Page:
Nigerian Maritime Industry Adorable, Hajia Lami Tumaka on Wednesday stressed the importance of training and retraining to the evolution of core professional women, able to fully overcome today’s gender disparity while meeting daily unfolding industry challenges.
Tumaka, a former Director of the Nigerian Maritime Administration and Safety Agency (NIMASA) was speaking on the theme: “Training, Visibility, Recognition And Supporting A Barrier-Free Work Environment”, as a lead discussant at an online event of the Chartered Institute of Transport Administration (CIoTA) Nigeria, organized to mark the International Day for Women in Maritime, as endorsed by the International Maritime Organisation (IMO) in Lagos.
Hajia Lami Tumaka was particularly concerned that women were yet to adequately contribute their quota in several strata of the African continent, particularly Nigeria; and called attention to indubitable statistics, to corroborate her view.
“Out of the 409 members of the National Assembly, only 19 are women, which is about 4%, even though 75 percent of the Nigerian population is constituted of women and youths”, Tumaka, an enduring promoter of professionalism in women said, frowning on the fact that the National Assembly was not offering enough support, in this regard.
“The National Assembly threw out five Bills until they were prevailed upon to bring them back.
“We all know that the maritime industry is male-dominated, despite that, there are women in the industry that are performing well, but with this theme, what it means is that women should be trained and retrained, to make them well educated and give them the visibility that they deserve.
“The world needs to see that women are doing very well, and their efforts should be crowned with recognitions and awards”, she also said, expressing an ire, that this disparity has also been reflected in sports.
“In the sports world, you would find out that in terms of payments, there is a wide gap between the men and the women. For some reason, I don’t why, female police officers cannot have children for a certain length of time, but it is different for men, this is gender disparity.
“In the maritime industry, the narrative has to be changed by creating opportunities for the women because there are roles they can play in the sector” she stated, stressing that though the society may not be willing to grant women their due recognition, professionalism, constant training and un-spared Commitment, would secure women the desired visibility and recognition.
“Training is critical for women to take up higher responsibility in the maritime.
Nobody will give you a seat because you are a woman; you have to build your capacity and show that you can be there and play at the highest level.
That is what the theme for this year’s international day for women in maritime is about.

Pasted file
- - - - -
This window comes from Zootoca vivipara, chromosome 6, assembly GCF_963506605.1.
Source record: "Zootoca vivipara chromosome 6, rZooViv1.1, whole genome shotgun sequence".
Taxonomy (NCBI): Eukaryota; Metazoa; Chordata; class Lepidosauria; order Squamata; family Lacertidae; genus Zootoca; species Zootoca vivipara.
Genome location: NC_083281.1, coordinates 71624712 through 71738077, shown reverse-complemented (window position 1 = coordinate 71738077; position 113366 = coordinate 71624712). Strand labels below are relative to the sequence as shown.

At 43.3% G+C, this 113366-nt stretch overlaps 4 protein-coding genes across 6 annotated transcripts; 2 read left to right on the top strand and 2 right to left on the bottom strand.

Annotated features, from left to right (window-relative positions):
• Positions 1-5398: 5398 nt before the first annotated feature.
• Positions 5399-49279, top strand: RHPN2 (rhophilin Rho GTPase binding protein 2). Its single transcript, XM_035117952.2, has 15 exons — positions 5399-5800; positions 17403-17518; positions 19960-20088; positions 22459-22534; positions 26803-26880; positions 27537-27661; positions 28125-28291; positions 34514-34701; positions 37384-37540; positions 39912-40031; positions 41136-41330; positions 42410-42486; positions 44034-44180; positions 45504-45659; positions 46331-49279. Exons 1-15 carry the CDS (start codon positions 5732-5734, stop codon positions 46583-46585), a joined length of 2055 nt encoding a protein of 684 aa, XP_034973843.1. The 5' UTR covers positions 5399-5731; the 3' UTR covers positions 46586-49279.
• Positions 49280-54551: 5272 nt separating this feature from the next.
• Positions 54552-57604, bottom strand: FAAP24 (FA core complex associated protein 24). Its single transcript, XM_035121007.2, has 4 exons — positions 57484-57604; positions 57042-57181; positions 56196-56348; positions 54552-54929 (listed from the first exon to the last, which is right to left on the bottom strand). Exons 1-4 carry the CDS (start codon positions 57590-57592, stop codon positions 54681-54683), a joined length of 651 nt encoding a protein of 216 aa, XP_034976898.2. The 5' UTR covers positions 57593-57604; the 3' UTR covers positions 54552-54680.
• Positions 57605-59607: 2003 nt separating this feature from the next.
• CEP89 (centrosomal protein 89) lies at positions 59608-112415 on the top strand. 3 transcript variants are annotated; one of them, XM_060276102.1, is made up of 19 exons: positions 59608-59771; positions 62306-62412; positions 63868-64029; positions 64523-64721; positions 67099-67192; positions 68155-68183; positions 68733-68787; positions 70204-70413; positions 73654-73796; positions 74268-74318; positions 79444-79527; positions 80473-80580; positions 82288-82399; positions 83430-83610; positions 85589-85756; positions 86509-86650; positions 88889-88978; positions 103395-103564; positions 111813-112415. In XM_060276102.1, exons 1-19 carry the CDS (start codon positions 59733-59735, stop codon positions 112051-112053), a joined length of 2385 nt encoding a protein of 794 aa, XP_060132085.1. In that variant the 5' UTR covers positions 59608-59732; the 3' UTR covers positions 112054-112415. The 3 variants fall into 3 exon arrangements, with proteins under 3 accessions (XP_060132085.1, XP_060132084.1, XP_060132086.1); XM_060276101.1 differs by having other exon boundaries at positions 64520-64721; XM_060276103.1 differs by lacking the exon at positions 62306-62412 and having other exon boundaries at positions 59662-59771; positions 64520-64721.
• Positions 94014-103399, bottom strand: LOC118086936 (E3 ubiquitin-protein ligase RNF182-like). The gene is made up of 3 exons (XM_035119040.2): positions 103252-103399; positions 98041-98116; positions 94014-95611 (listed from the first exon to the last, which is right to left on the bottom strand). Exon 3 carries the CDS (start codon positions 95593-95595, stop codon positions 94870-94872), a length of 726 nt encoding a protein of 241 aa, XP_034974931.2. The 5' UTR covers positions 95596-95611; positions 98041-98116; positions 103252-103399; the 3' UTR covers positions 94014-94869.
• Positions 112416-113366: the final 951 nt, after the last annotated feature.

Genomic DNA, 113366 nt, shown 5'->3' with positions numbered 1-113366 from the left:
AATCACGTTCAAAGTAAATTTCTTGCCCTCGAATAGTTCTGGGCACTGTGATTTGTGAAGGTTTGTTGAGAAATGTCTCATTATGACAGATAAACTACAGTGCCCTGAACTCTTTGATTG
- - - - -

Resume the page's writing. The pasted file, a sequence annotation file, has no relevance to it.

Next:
“While we know we are not yet where we should be, but we can get there, there are various women who have been outstanding and have distinguished themselves… the likes of Mrs Mfon Usoro, the first DG of NIMASA, first woman President of CILT, and Abuja MoU; Mrs. Margaret Orakwusi, Princess Vicky Haastrup, Jean Chiazor- Anishere, Juliana Gunwa, Mrs Bola Muse, Dr. Amy Jadesimi, Lami Tumaka, and many more.
“We all tried to break the bias.
We worked hard and built our capacity,” Tumaka pointed out, soliciting for women’s greater inclusiveness on Government’s parastatal board, particularly within the Federal Ministry of Transportation.
Corroborating Tumaka’s view, the Abuja MoU Secretary-General, Captain Sunday Umoren, acknowledged the fact that women, when given the chance, frequently delivered exceptionally outstanding performances.
Going down the memory lane, Umoren recalled his days onboard and appreciated some of the women who actually distinguished themselves, while onboard with him.
“On my last few ships, there were five girls onboard the ship and they were good.
Training should be two-angled.
Men should accept the fact that women come into the space to support and not to take away our jobs.
Excellence will make you visible.
The spirit of excellence will break barriers.
It is about competence,” Capt Umoren highlighted, tasking women to commit more to training, and stressing, that professionalism would make it truly impossible either to be ignored or denied, what is due them, within the industry pedestal.
Highly Informed stakeholders and discussants at the virtual event included Dr. Ifeyinwa Nwakwesi, Professor Dayo, Mrs. Asagwara, Jessica, Chika, Professor Calistus Ibe, and Dr. Mercy Bello-Abu, Rivers State Coordinator of Women’s International Shipping and Trading Association (WISTA), who emphasized that her presence was motivated by constant hunger, for knowledge.
“As a consultant, I know the importance of training for our women”, Dr. Abu stated, stressing that making a mark, actually begins by a deep inward knowledge of one’s worth.
“For the women in the industry, do acknowledge compliments, appreciate others and prepare the next generation. We must be selective in networking with people, choose and plan your relationship, use your talent and know what you are doing with it”, she stated further, stressing the need for MDAs in Nigeria, to pay special attention to the vision and mission of the international bodies like the United Nations, and the International Maritime Organisation (IMO).
The meeting was Moderated by the National Publicity Secretary of CIoTA, who is also a staff of NIMASA, Mrs. Chizoba Anyika, and assisted by CIoTA’s Registrar, Rasheed Aiyela.
But it was Anyika who later stressed the immense opportunities within the maritime industry, and urged women to stop sitting on the fence.